Dominica, which had CBI since 1993 went to the IMF in 2002. He added that Antigua and Barbuda went to the IMF in 2010 and instituted their CBI programme thereafter.

“So, what I see here, with the exception of St. Lucia, is a strong correlation, not causation, between the International Monetary Fund and citizenship by investment programmes…

“Under the stewardship of the former minister of finance, and the current and future prime minister, we have never had to go to the International Monetary Fund to bail us out. We have not gone to the IMF. And so, the level of urgency that has driven the decision-making processes of some of our brothers and sisters have not been felt in St. Vincent and the Grenadines,” Gonsalves said.

9 replies on “New finance minister says CBI is no magic wand”

  1. C. ben-David says:

    Fortune magazine recently reported, the 1% of the global rich spent an estimated $US 2 billion in buying citizenships. According to Christian Kalin of Henley & Partners, Switzerland, residence-by-investment programmes attract about $US 5 billion a year in foreign direct investment; and citizenship by investment another $2 US billion yearly. Both figures are increasing at 20% a year making it a whopping $7 US billion dollar industry. But what is causing an alarming growth in this industry? The Rich and wealthy want a quick solution for free movement to many countries with no visa restrictions. The fear of global crisis such as Brexit, Trump victory, Syrian crisis, Turkey attacks.

    Citizenship too, though often regarded in sacred terms by Ralph Gonsalves, can be bought and sold. Over the past ten years a substantial industry has developed around – and pushed forward – the market for multiple citizenships. In 2012, two countries could be described as offering citizenship by investment programs; by 2016, they numbered seven, and half a dozen additional states are in consultation about adopting the tool, according to Global citizenship 2.0 by Kristin Surak.

    IMF report on revenues from citizenship by investment programs, says St Kitts & Nevis has achieved impressive 11% of GDP in 2015 and slashed its debt by 64%. Portugal golden visa ARI scheme reported 2.4 billion euros (90% invested in real estate) inflows in just 4 years of running the scheme. Malta reported over 1 billion euro inflows since the inception of the citizenship scheme in the EU. Cyprus economy is slowly recovering since the 2013 banking crisis and demand for real estate is high, ever since cyprus introduced citizenship for sale scheme. Dominica recovered from the damage caused by tropical storm Erika that destroyed 90% of the country with the help of the funds from citizenship for sale program. All the countries reported boost in economic growth, employment and demand in real estate since the inception of economic citizenship programs.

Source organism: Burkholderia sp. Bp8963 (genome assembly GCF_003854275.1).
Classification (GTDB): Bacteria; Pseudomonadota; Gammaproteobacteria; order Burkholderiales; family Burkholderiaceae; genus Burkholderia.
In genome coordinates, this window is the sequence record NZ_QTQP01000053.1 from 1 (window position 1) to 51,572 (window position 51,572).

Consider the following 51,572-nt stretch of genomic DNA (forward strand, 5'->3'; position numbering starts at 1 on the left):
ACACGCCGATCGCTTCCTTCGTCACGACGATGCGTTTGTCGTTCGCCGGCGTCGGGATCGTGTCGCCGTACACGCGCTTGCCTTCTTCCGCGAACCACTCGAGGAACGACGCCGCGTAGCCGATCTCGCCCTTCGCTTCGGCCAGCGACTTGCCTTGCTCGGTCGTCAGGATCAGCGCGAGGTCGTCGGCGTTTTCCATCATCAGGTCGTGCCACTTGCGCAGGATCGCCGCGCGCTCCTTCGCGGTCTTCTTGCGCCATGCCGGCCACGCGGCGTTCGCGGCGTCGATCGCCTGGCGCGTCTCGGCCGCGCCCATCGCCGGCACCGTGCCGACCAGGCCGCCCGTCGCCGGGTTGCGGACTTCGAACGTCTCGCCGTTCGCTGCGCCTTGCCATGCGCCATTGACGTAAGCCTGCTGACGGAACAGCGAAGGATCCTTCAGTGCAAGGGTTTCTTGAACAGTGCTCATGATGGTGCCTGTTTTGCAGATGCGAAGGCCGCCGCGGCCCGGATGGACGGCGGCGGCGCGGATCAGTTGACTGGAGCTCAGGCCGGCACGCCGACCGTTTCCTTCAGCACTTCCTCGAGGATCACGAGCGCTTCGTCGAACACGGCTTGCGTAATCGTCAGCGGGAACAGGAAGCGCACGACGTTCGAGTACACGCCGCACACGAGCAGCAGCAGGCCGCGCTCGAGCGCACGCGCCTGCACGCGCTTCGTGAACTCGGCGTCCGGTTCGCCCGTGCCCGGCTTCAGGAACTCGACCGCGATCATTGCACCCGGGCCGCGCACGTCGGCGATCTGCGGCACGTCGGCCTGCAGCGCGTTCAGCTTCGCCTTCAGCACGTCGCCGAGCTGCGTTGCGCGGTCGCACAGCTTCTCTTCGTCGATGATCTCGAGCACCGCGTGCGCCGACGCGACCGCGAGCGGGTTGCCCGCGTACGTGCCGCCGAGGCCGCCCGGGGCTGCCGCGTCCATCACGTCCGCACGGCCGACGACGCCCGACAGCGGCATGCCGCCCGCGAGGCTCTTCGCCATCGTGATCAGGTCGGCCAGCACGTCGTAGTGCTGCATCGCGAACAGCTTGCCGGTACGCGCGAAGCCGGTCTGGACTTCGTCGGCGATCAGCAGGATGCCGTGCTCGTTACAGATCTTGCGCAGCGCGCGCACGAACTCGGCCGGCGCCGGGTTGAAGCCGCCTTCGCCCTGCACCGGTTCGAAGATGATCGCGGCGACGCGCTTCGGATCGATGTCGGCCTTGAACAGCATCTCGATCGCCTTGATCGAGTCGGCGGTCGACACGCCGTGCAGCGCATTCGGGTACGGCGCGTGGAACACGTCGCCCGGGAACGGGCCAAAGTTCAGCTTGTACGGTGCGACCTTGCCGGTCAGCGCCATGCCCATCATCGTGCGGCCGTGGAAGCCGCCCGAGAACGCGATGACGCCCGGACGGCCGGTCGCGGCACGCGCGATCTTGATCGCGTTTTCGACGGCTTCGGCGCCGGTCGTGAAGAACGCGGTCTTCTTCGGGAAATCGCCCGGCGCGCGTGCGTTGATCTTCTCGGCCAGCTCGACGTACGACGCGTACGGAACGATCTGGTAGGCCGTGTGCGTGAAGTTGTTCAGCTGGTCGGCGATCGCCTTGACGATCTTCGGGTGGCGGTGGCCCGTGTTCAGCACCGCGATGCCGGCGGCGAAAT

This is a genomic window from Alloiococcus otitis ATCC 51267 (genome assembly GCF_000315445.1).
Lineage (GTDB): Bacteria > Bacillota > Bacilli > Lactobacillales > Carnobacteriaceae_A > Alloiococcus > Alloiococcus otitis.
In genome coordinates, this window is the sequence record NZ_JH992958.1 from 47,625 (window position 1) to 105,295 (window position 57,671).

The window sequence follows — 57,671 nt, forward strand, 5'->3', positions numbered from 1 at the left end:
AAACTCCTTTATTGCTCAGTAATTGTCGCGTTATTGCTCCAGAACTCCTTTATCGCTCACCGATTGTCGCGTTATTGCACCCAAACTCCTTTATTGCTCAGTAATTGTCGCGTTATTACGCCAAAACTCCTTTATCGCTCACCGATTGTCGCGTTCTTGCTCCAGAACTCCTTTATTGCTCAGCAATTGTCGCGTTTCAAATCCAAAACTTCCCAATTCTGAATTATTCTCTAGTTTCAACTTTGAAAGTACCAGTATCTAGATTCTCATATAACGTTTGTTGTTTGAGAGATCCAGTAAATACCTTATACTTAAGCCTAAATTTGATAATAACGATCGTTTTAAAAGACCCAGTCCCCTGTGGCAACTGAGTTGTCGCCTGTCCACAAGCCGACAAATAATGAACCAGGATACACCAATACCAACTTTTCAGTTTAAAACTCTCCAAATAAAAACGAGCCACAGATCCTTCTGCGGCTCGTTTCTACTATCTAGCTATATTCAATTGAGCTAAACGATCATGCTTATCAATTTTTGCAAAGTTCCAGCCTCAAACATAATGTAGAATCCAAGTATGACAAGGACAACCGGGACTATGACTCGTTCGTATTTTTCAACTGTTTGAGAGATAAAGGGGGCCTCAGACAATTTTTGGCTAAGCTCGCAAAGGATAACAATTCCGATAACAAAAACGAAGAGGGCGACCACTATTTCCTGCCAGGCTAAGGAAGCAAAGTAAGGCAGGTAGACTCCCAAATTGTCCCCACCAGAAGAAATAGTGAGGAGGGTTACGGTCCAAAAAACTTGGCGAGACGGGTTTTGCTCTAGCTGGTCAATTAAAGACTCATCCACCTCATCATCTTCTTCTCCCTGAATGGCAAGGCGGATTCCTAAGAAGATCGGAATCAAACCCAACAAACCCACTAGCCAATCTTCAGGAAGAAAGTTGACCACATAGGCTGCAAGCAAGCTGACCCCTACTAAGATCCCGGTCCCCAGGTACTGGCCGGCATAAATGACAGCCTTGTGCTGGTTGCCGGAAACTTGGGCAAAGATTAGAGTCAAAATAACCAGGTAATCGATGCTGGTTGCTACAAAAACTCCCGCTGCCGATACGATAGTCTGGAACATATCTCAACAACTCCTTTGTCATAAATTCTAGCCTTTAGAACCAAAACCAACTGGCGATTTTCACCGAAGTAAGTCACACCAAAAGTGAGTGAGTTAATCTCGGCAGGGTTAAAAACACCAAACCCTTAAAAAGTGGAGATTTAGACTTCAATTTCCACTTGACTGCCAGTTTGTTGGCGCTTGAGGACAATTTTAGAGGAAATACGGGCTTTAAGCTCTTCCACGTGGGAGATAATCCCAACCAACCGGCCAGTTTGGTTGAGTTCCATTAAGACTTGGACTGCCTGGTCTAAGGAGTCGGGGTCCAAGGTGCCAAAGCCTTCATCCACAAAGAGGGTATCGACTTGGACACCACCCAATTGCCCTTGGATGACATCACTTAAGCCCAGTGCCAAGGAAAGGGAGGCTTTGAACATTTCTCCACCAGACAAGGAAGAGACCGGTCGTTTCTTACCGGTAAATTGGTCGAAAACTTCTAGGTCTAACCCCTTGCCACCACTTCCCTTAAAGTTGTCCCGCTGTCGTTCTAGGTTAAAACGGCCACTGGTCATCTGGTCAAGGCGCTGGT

But we, in SVG, also have a secret and unaccountable CBI programme long run out of he Prime Minister’s office. If you don’t believe me, just ask Dave Ames the bankrupt owner of Harlequin Hotels and Resorts.

    1. I cannot disagree Mr. David. Camillo seems to be blowing smoke out of his backside with his prepared excuses against the program. I wonder what happens to the money with the secret CBI program of SVG? What it really comes down to is how well the moneys from this program are used. The SVG Government does not have a very good record when it comes to managing money. Combined with all the very bad economics make us financially ungovernable.Even with a better system, if the money is poorly managed it gets us nowhere.

    1. C. ben-David says:

      You dunce.

      Don’t you know that “excise” means to remove something, especially something harmful, which means that are calling for the government to eliminate “prudence in managing our finances.”

      This was no typo on your part: you simply don’t know the difference between “excise” and “exercise” because, as a complete idiot, you could never exercise your brain because it was excised at your birth.

    1. Jamal in Mespo says:

      Observer, you should not drink alcohol before you write on this site. Your words make no sense at all.

  2. That Passport, in the photo, was not a very good choice. It looks like an old journal. Have a heart, what should people think when you publish this picture? The Passport looks really cheap.